Monday, August 14, 2017


"Chappy was really good in the 9th. He only made one mistake... He’s my closer.’’
--Joe Girardi after latest Cuban missile crisis blew up in his face.

The problem is the margin for error is different for a closer than it is for any other reliever or a starter. That's why they get the big bucks. And this season our closer Aroldis "The Missile" Chapman has been making way too many for anyone not to cringe when he steps on the field to try converting an alleged "save" opportunity.

Photo: Getty Images
If not for a highlight reel catch-throw-and-tag double play pulled off by Hicks and Frazier Friday saving his bacon, the Missile would have  another blown save weighing down his nosediving stats and very likely the full blame for two-thirds  of a series sweep to Boston hanging around his neck.

As it stands, he put his monogram all over the blown series finale on Sunday when he coughed up the game-tying dinger in the 9th on Sunday to a lefty -- for just the second time in his career -- and then proceeded to plunk Boston's lead off batter in the 10th on an 0-2 pitch -- who happened to be the ninth batter in the Red Sox lineup.

Photo: Getty Images
Then he put him in scoring position by throwing four balls in five pitches to ex-Yank Eduardo Nunez  -- whose walk rate ranks 9th worst  of 157 qualified hitters. And with no outs and the meat of the Boston order coming up, Joe did what he does best -- allow the arsonist to flee the scene of the fire and brag to the burned-out neighbors afterward how he conserved the water in their hoses.

According to the Daily News, "Girardi pulled him for Tommy Kahnle at that point, but insisted it was only because he’d thrown 26 pitches and didn’t want to push him too far. 'I don’t think Chappy gets rattled,' Girardi said. He sure didn’t look the same after hitting Bradley, but in any case, the wildness wound up costing the Yankees the game when Kahnle gave up a go-ahead single to Andrew Benintendi."

Photo: Getty Images
There are are now nine Yankees who have pitched in relief this season with lower ERAs than Chapman's 3.43.

But it gets worse. The higher-leverage the situation, the higher  Chapman's ERA skyrockets. In the ninth inning and later, its 3.62. In the ninth inning alone, it's 4.00.  In scoring position with two outs, it's 5.79. In scoring position with less than two outs, it's 8.25.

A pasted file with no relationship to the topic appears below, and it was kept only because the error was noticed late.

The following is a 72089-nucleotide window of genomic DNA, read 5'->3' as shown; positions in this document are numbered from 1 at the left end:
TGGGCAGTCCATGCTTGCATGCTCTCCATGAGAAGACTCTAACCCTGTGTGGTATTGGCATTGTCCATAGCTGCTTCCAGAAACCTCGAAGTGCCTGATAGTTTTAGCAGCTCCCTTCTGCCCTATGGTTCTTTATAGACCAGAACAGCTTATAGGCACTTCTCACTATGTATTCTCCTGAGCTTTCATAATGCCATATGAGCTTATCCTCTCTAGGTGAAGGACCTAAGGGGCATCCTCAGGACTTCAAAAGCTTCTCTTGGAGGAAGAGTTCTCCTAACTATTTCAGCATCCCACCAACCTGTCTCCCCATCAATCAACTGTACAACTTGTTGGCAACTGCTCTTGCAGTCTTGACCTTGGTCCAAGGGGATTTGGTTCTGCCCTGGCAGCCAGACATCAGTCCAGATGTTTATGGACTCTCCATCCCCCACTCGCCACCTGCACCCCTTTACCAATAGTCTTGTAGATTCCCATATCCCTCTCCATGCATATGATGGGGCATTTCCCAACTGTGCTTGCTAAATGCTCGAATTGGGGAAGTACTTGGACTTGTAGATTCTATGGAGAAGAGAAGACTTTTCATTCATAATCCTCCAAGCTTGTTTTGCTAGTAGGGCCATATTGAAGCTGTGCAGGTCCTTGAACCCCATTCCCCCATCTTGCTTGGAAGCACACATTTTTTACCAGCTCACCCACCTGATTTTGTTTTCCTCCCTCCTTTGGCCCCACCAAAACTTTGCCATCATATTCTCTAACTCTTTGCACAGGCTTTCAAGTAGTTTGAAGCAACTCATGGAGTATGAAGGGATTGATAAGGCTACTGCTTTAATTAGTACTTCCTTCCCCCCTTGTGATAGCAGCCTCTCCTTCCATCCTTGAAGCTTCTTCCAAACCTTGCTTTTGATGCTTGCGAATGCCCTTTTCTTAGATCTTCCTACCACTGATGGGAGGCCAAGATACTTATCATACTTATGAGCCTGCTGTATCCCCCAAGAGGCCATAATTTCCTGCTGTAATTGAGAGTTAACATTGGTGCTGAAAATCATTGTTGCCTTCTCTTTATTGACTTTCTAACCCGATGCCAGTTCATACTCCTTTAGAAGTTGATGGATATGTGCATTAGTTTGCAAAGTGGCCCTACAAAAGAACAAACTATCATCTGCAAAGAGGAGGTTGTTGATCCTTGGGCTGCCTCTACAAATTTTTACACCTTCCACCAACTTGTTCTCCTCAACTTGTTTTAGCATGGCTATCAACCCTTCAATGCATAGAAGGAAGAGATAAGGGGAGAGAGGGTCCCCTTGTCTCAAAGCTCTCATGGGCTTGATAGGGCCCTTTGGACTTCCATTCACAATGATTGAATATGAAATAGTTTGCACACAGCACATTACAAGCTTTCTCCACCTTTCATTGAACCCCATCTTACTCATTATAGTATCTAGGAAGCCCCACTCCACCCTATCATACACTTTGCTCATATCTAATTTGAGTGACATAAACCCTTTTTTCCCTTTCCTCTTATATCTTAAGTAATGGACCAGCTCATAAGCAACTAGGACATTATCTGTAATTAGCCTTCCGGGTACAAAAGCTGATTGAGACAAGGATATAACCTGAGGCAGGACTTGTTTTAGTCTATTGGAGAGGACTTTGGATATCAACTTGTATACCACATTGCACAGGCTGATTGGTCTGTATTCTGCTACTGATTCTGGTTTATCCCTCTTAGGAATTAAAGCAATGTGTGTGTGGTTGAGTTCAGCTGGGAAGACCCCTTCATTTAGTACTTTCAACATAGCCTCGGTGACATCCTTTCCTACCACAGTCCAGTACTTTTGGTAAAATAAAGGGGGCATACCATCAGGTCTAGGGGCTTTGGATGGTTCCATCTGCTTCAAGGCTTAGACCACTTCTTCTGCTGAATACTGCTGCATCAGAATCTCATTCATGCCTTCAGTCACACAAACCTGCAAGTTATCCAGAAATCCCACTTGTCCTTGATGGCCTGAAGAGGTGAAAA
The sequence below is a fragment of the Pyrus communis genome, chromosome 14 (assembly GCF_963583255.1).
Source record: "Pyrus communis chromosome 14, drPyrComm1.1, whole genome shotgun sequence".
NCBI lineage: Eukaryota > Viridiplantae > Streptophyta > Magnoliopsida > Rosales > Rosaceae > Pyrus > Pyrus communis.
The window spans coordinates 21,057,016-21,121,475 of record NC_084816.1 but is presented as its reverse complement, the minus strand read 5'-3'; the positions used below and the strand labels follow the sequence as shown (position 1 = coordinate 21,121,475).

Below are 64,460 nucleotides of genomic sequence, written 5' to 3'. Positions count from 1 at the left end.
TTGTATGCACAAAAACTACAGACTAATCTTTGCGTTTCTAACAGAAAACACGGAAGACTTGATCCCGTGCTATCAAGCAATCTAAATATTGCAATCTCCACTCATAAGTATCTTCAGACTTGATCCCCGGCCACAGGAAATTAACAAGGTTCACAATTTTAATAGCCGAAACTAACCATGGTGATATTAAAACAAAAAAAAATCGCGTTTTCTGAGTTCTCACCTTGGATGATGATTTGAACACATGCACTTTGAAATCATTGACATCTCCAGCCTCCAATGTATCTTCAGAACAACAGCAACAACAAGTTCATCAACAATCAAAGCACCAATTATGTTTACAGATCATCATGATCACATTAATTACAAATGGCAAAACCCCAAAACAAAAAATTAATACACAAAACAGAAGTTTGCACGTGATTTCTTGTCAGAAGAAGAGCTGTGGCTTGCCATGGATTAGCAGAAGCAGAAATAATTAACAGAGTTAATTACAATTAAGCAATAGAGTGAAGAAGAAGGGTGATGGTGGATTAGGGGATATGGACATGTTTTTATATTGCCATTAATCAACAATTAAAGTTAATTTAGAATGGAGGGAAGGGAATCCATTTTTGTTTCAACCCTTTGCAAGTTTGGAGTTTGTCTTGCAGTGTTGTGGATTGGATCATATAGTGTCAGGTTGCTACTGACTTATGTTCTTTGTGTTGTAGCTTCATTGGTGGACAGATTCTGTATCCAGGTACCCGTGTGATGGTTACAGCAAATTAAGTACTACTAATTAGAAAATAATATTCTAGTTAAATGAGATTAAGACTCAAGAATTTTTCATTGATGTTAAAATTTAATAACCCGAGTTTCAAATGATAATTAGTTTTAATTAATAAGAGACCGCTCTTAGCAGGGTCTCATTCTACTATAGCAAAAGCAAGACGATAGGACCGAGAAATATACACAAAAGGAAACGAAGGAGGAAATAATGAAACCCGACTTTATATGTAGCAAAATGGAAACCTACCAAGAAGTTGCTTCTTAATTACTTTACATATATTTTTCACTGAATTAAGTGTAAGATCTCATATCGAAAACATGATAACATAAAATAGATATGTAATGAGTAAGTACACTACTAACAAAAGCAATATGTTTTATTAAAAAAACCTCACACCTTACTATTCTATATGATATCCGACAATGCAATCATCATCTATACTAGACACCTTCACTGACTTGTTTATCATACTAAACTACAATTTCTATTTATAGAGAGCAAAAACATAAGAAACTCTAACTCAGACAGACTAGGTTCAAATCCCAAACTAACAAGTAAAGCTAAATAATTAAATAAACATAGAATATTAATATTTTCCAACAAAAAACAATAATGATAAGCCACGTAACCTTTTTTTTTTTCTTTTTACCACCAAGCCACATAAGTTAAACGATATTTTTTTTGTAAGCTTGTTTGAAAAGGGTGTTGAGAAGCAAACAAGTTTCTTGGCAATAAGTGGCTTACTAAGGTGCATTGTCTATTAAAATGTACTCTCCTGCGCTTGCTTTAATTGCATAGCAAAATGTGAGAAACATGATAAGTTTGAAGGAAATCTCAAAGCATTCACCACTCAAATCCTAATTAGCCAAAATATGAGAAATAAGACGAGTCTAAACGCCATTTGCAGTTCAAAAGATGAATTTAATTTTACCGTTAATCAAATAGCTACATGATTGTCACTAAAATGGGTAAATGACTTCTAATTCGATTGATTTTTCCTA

Photo: Getty Images
He's one blown save shy of equalling his career high of 5 which he reached twice with the Reds in seasons he registered more than twice as many saves as the 15 he's currently rung up for the Yankees, and his WHIP and K rate are hovering near their career high and low, respectively.

You can't blame him. He still reaches back like a warrior giving his all to find that 104 mph heat. But more often than not it's wild or straight as an arrow when he does, and more often than not he winds up in extended counts and elongated innings and suddenly he's sitting around 100, which for him is a quite a drop.  He was rode hard and put away late by the Cubs before he returned to the Yankees, he was on the DL for a month and his stuff simply hasn't been the same before and especially since.

Photo: Getty Images
Next year, back on a regular schedule and throwing program after a nice long winter and spring to recuperate, hopefully he'll get it all back. But this season, he's just not all that as a closer. And with DRob, Dellin and TKay doing better -- along with, not to mention, a handful of other arms in the pen -- it seems ridiculous for Joe to not at least consider juggling the order of the pages in his binder a little bit to give Chappy some lower leverage innings or, perhaps, at least consider giving him a quicker hook when he struggles.

Because as absurd as it sounds, on a team sporting a binder full of closers we've got trouble in the closer spot.

But we've got much bigger trouble if our manager can't admit recognize it's a trouble spot; that time isn't on his side, and that he has all the means any manager could ever ask for at hand to fix it immediately.

Photo: Getty Images
Burn your damn binder, Joe, and use common sense for a change. Brian and Hal didn't load up your pen with closers because they make nice middle relievers. Use 'em or lose 'em and give Aroldis a break.

Personally, I'd start by giving that guy with the old-school high socks first crack.

--Barry Millman
BYB Writer
Follow me on Twitter: @nyyankeefanfore

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